Almost every pupil at a Dublin grinds school has had at least one grade reduced in the Leaving Cert with 96% affected. 

The Institute of Education, home to the largest number of Leaving Certificate students in the country with over 800 enrolled, said its students have been "significantly penalised" by this year's calculated grades process.

Almost half - 44% - of all grades estimated by its teachers were reduced in the national standardisation process while the equivalent national average was 17%.

These grade reductions affected 96% of the student body "some worse than others".

The Institute, based on Dublin's Leeson Street, said it commissioned an analysis that found a "serious flaw" in the model used by the Department of Education.

It is calling for the appeals process for students to be widened.  

Ms Yvonne O’Toole, principal of the Institute of Education, said: "The endemic flaws in this process have resulted in 96% of our students having a grade reduced.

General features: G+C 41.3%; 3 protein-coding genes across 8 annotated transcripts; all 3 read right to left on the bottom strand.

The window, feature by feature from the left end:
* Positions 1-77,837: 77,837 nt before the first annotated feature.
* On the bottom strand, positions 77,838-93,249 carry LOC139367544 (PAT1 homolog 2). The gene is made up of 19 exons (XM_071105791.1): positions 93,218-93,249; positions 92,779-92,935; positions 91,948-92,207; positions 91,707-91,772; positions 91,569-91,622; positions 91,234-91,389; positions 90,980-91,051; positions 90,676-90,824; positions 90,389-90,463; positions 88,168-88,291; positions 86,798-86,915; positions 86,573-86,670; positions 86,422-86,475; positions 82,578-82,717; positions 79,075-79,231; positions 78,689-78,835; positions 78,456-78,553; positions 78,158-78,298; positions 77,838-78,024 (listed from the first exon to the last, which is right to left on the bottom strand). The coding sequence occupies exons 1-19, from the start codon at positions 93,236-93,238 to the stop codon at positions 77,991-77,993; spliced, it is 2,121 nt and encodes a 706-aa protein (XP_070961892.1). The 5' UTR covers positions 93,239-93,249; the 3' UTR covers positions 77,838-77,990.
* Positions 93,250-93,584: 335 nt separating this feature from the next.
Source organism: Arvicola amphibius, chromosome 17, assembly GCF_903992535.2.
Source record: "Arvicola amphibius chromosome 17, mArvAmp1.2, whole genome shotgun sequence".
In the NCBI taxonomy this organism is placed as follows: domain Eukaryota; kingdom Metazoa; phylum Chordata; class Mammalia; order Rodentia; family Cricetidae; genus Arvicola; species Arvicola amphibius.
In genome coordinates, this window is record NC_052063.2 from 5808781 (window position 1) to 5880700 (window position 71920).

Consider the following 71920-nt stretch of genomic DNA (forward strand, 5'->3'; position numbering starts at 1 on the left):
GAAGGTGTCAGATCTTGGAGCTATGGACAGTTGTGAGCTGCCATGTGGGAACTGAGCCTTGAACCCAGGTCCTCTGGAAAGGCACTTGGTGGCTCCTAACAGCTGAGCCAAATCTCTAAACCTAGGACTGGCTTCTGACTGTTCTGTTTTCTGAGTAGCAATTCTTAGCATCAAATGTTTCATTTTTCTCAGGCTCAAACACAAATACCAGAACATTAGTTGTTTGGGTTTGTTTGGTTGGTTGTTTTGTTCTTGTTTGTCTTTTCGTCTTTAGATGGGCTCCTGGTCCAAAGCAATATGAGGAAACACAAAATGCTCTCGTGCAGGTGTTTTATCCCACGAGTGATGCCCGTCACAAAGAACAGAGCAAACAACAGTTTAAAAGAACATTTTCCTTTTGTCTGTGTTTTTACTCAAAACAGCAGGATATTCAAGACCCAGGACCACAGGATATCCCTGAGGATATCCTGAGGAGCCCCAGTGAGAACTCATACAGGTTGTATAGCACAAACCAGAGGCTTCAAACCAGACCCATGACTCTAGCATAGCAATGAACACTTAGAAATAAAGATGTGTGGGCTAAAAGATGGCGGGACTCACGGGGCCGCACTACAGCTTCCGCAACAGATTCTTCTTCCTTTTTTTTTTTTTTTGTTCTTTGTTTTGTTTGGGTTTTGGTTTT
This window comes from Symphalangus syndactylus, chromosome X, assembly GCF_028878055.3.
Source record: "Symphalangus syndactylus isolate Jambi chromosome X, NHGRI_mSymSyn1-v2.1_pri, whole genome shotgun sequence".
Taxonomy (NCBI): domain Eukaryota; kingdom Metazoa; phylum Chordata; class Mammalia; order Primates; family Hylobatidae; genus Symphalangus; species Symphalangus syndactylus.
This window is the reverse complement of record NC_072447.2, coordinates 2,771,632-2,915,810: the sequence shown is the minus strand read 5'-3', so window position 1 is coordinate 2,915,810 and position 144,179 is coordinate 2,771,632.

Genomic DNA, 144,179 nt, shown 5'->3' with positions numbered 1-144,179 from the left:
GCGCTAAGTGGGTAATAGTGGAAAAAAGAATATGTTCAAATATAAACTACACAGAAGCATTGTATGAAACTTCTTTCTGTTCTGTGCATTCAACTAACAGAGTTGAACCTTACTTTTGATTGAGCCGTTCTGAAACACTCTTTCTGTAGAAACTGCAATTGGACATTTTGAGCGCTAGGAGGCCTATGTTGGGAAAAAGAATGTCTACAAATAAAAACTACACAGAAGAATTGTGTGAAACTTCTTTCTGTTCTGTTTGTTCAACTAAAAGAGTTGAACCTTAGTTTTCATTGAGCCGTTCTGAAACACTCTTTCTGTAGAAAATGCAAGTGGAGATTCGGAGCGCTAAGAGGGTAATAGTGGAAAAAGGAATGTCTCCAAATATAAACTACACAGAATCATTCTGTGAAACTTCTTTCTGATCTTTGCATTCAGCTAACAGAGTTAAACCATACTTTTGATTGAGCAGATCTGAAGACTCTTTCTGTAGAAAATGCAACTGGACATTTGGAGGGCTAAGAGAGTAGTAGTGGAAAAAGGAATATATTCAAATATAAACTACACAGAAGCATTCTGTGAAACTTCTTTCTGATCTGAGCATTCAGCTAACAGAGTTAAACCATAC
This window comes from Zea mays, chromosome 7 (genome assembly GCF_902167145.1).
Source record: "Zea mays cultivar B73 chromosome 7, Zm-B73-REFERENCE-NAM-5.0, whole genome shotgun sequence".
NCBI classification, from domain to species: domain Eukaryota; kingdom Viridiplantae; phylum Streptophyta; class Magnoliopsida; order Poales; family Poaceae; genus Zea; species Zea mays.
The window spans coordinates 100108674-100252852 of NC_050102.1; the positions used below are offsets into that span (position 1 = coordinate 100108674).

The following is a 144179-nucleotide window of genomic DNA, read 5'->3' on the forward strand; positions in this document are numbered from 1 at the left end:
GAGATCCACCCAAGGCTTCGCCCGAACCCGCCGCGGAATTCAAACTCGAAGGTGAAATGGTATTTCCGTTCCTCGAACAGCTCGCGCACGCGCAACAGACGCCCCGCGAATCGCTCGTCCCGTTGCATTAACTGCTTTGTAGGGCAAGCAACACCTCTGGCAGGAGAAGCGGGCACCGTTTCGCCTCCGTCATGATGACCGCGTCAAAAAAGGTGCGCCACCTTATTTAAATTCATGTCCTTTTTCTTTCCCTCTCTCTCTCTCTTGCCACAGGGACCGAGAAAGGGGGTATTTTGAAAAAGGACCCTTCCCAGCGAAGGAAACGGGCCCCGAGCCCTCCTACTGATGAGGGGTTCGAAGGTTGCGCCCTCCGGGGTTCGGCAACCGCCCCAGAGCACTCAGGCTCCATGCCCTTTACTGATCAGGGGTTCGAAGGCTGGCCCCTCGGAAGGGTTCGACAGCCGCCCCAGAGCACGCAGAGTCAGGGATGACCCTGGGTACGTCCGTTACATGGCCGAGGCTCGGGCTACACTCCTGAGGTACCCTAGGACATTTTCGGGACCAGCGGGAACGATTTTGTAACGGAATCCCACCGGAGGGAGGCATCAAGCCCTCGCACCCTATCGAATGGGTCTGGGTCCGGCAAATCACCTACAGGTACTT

"This level of reduction, along with a national grade inflation of 4.4%, will result in hundreds of our students missing out unfairly on their chosen careers tomorrow when the CAO offers are made." 

She said the school had written to the Taoiseach and relevant Ministers today asking them for an appeals system that allows the calculated grades given to be challenged.

Ms O'Toole said students of the Institute should not be penalised in tomorrow’s CAO process because no redress system was in place to take account of what she called "the flaws in the State methodology".  

The school said that, year on year, its students "significantly outperform" the national average in the Leaving Certificate exam.   

It claimed the standardisation system was biased against larger cohorts of students, as is the case in the Institute.